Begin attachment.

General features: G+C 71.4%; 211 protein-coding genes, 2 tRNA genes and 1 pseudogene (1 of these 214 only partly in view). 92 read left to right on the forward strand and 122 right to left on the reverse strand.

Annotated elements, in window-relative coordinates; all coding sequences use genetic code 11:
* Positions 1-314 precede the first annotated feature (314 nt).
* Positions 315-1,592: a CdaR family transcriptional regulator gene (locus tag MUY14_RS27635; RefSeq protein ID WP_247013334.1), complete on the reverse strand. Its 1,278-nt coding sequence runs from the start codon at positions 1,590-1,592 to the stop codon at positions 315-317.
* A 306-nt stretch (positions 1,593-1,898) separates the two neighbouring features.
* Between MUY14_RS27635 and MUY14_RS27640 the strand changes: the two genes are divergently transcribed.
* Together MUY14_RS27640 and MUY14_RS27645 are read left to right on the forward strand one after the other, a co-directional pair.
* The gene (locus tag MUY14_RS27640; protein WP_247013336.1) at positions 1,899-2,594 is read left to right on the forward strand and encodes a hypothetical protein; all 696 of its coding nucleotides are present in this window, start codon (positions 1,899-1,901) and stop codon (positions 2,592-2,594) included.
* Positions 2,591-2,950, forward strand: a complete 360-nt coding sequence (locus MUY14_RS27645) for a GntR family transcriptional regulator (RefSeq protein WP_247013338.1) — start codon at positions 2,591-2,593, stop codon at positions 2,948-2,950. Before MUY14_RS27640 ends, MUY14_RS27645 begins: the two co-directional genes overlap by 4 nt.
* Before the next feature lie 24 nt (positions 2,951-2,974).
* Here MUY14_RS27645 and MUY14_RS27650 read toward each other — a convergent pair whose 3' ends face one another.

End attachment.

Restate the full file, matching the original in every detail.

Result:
General features: G+C 71.4%; 211 protein-coding genes, 2 tRNA genes and 1 pseudogene (1 of these 214 only partly in view). 92 read left to right on the forward strand and 122 right to left on the reverse strand.

Annotated elements, in window-relative coordinates; all coding sequences use genetic code 11:
* Positions 1-314 precede the first annotated feature (314 nt).
* Positions 315-1,592: a CdaR family transcriptional regulator gene (locus tag MUY14_RS27635; RefSeq protein ID WP_247013334.1), complete on the reverse strand. Its 1,278-nt coding sequence runs from the start codon at positions 1,590-1,592 to the stop codon at positions 315-317.
* A 306-nt stretch (positions 1,593-1,898) separates the two neighbouring features.
* Between MUY14_RS27635 and MUY14_RS27640 the strand changes: the two genes are divergently transcribed.
* Together MUY14_RS27640 and MUY14_RS27645 are read left to right on the forward strand one after the other, a co-directional pair.
* The gene (locus tag MUY14_RS27640; protein WP_247013336.1) at positions 1,899-2,594 is read left to right on the forward strand and encodes a hypothetical protein; all 696 of its coding nucleotides are present in this window, start codon (positions 1,899-1,901) and stop codon (positions 2,592-2,594) included.
* Positions 2,591-2,950, forward strand: a complete 360-nt coding sequence (locus MUY14_RS27645) for a GntR family transcriptional regulator (RefSeq protein WP_247013338.1) — start codon at positions 2,591-2,593, stop codon at positions 2,948-2,950. Before MUY14_RS27640 ends, MUY14_RS27645 begins: the two co-directional genes overlap by 4 nt.
* Before the next feature lie 24 nt (positions 2,951-2,974).
* Here MUY14_RS27645 and MUY14_RS27650 read toward each other — a convergent pair whose 3' ends face one another.